“When an offence escalates and becomes more serious, there’s most certainly an assumption about high quality CCTV playing its part, but of course that’s all post-incident,” sighed Brown. “As retailers, we need to be far more proactive in looking at things like crime trends and risks so that we know we’re locating cameras where they should be located.”
Shrinkage at Tesco last year stood at £182.8 million. Yes. You read it right. £182.8 million, and around 80% of that is due to theft from customers and staff combined.
The spend on security? A total of £103.7 million (including £71 million on guarding, the already-quoted £13 million on CCTV, £3.5 million on alarms, £1 million on ATM housings and a cool £500,000 shelled out for safes).
Brown is combating issues like scan avoidance at checkouts (either due to collusion or operator error) by engaging with new Electronic Point of Sale technology such as StopLift.
“The future of security in retail is all about integrated solutions,” he stressed, “and real-time analytical assessment. Facial recognition solutions in tandem with RFID focused on the valuable product ranges will be the way forward.”
What’s happening at the ICO?
Ken Macdonald from the Information Commissioner’s Office then examined how things are changing at the organisation. There’s a new Information Commissioner – Christopher Graham – now in place, about whom “all the vibes are positive”.
Thankfully, something’s being done (under Section 55 of the Data Protection Act) about private investigators attempting to ‘blag’ information. “£5,000 is not a big enough penalty for this offence,” said Macdonald.
The Ministry of Justice launched a consultation on 15 October, and there’s now talk of a 12-month sentence on summary conviction for this offence, or 24 months’ imprisonment upon indictment. About time, too.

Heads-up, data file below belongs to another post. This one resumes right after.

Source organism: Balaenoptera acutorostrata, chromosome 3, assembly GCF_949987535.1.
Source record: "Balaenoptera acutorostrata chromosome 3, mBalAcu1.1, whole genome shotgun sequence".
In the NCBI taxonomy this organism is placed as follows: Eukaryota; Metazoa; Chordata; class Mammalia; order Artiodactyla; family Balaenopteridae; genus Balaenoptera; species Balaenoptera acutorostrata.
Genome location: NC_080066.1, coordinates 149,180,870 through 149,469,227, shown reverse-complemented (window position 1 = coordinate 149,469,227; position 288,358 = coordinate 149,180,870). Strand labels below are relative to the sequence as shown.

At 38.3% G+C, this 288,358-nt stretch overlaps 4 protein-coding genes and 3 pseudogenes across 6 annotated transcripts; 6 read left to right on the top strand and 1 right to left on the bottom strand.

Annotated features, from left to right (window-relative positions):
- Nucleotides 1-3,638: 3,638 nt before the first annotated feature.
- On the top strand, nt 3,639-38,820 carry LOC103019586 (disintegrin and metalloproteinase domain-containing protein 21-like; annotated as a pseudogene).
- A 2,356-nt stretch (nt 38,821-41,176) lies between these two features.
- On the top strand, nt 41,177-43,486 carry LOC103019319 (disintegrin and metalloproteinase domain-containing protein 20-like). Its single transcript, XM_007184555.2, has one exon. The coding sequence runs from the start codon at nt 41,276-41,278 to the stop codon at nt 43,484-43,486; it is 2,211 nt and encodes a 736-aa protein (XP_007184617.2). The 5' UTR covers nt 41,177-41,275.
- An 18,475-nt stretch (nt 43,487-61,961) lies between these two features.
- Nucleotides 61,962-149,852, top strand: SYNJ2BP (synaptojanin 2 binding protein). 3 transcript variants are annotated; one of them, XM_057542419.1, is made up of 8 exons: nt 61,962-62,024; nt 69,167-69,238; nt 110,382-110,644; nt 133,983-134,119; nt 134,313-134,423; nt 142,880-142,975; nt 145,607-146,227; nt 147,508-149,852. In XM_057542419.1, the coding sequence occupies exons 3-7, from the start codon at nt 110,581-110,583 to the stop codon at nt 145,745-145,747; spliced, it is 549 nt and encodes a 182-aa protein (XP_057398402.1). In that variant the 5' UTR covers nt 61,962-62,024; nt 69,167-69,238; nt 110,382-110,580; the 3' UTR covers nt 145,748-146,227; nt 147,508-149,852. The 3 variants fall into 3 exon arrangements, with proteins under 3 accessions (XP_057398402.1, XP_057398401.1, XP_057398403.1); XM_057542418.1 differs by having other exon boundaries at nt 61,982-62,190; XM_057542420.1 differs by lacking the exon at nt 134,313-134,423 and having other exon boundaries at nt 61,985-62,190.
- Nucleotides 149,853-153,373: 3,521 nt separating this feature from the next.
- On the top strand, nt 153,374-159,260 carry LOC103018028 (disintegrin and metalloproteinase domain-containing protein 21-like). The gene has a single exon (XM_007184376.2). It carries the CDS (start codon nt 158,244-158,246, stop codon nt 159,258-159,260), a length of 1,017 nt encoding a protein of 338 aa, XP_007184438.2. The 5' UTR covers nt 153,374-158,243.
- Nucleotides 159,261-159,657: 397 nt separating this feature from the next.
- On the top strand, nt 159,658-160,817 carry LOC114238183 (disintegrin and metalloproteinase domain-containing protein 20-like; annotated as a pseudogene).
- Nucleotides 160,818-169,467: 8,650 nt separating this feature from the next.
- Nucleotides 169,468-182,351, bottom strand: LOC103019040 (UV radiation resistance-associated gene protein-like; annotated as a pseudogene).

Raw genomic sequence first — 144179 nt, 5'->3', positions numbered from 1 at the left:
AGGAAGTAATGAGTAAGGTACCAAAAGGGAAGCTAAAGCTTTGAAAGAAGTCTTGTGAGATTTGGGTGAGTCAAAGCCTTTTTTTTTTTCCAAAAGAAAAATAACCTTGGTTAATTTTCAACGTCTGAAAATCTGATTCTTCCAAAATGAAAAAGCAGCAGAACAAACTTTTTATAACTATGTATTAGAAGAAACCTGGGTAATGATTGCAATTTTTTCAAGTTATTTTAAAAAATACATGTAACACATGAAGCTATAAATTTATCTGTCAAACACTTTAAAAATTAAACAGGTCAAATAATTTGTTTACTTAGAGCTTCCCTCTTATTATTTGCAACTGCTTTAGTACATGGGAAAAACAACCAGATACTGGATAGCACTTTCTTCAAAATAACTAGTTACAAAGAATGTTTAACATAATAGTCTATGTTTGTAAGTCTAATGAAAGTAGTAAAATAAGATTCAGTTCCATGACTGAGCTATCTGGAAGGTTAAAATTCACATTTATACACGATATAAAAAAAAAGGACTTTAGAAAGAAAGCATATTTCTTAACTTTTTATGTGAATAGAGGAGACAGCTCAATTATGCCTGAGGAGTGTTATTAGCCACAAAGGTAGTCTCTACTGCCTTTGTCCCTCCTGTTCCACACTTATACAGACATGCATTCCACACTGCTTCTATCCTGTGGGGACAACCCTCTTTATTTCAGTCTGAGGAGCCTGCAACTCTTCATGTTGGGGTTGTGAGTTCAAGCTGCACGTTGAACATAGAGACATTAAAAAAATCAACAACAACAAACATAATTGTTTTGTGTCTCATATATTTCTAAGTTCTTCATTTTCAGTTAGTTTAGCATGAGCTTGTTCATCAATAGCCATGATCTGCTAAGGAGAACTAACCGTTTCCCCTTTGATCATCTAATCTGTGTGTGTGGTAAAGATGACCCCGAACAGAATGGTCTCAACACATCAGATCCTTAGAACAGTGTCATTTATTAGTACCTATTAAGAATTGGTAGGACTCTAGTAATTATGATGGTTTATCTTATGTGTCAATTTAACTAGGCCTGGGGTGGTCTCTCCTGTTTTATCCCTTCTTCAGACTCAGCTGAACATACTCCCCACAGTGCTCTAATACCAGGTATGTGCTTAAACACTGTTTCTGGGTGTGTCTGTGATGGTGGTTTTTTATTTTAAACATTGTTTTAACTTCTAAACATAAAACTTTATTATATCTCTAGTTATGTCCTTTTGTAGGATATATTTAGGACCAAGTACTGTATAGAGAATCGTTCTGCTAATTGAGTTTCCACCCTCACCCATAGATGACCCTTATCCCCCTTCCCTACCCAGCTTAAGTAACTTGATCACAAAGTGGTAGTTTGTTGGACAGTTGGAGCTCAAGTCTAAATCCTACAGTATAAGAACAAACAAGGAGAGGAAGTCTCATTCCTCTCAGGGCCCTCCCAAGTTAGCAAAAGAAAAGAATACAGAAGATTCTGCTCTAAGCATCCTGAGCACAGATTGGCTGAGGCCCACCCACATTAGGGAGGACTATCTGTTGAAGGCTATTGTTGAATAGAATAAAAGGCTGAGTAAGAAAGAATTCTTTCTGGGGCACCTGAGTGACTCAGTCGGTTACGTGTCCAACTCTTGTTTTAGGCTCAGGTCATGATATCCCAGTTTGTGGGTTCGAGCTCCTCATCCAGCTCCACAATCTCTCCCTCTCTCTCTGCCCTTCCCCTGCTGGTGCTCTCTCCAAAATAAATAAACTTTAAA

Macdonald is adamant the ICO is no “toothless bulldog”. His organisation’s goal? “To strengthen public confidence by making it much easier to handle sensitive information.” Let’s see what Mr Graham can do, shall we?
Data Protection Compliance Assessment Scheme
In signing off, it would be wholly remiss of me not to make mention of Paul Mackie’s announcement concerning the launch of CameraWatch’s CCTV Data Protection Compliance Assessment Scheme (scheduled for 2010 alongside a new partnership training programme and the aforementioned Lifecycle Guide).
The aims of the scheme are simple: to raise the standards of Data Protection Act compliance in relation to CCTV, ensure buy-in for this from the public at large, increase awareness about the legal requirements to be observed when deploying CCTV, aid the detection and prevention of crime and preserve Human Rights.
In supporting and helping end user organisations to become fully Data Protection Act compliant, CameraWatch will award Platinum, Gold and Silver status to schemes once an assessment has concluded.
Platinum means that an installation is 100% compliant, Gold 85% and Silver 70%. All those who do not make Platinum status at the first time of asking will be assisted every step of the way until they pass muster.
The siting of cameras, access to images, CCTV signage, the security of captured data and the training of operators will all be taken into account during the assessments. Those assessments (not audits, but assessments) are totally independent and carried out by qualified personnel affiliated to CameraWatch.
“We kick-off in January,” explained Mackie in confident, purposeful voice.
Looks like the New Year could begin with a very rude awakening for those bereft of a thorough grounding in – and a distinct lack of awareness of – CCTV and how it relates to the DPA.
Until next time…